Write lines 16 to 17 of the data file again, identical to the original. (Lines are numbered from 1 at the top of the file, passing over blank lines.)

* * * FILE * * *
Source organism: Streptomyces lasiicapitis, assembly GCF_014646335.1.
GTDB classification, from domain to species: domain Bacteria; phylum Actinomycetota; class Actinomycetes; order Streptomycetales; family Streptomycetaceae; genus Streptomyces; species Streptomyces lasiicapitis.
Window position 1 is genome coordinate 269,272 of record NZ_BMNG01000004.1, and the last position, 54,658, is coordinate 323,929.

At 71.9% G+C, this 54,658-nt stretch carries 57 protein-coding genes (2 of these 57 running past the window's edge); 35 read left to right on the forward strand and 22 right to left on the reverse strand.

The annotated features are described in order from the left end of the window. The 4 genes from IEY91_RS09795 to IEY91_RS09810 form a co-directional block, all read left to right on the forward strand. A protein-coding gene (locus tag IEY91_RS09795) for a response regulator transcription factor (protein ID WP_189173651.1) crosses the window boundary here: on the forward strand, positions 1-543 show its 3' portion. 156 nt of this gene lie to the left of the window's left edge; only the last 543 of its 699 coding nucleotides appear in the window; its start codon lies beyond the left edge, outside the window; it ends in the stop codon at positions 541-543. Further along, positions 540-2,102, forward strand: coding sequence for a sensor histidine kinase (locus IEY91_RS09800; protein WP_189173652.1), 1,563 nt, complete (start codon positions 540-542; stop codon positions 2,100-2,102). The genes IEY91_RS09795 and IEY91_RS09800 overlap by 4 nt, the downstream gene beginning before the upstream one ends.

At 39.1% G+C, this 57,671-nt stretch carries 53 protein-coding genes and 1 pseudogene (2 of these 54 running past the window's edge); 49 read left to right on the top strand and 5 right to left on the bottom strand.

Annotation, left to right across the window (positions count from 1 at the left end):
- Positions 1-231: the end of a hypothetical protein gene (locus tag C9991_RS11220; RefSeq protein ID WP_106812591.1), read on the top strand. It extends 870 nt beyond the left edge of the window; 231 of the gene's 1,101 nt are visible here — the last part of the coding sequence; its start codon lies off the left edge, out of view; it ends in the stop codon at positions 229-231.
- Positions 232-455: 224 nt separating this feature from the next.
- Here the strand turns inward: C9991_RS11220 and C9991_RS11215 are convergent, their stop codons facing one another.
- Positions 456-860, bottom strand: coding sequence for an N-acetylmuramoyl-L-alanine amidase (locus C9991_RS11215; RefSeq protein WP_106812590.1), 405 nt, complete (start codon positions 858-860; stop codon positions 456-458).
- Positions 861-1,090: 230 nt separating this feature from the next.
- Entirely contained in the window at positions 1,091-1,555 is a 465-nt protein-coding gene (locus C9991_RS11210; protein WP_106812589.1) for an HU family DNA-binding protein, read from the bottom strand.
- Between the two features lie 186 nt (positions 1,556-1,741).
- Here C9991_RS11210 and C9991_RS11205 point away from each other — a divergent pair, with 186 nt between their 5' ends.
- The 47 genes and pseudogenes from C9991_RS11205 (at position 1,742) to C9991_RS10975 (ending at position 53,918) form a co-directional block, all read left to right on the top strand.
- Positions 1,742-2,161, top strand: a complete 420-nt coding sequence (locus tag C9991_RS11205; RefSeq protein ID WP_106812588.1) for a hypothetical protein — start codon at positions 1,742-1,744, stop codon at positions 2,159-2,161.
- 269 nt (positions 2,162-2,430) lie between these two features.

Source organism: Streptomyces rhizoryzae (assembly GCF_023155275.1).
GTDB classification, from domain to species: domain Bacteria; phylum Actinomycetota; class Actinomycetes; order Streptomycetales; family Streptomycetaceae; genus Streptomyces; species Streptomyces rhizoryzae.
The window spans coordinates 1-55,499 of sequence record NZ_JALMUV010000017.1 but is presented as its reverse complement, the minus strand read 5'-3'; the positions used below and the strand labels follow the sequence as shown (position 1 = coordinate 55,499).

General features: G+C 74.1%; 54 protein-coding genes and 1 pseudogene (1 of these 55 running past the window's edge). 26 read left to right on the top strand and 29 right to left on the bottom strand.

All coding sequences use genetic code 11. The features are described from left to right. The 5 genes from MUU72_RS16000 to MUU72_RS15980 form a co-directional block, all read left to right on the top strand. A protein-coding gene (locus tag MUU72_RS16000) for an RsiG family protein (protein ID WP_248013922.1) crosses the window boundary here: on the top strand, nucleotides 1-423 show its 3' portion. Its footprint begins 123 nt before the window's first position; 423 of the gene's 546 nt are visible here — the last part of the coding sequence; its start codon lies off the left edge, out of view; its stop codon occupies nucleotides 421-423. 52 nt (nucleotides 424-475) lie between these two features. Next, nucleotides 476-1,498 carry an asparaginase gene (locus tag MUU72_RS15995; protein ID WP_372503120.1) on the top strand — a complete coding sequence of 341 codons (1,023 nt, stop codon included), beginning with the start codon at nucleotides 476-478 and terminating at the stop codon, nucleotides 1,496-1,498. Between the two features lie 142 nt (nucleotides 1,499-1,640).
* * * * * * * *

- The 47 genes and pseudogenes from C9991_RS11205 (at position 1,742) to C9991_RS10975 (ending at position 53,918) form a co-directional block, all read left to right on the top strand.
- Positions 1,742-2,161, top strand: a complete 420-nt coding sequence (locus tag C9991_RS11205; RefSeq protein ID WP_106812588.1) for a hypothetical protein — start codon at positions 1,742-1,744, stop codon at positions 2,159-2,161.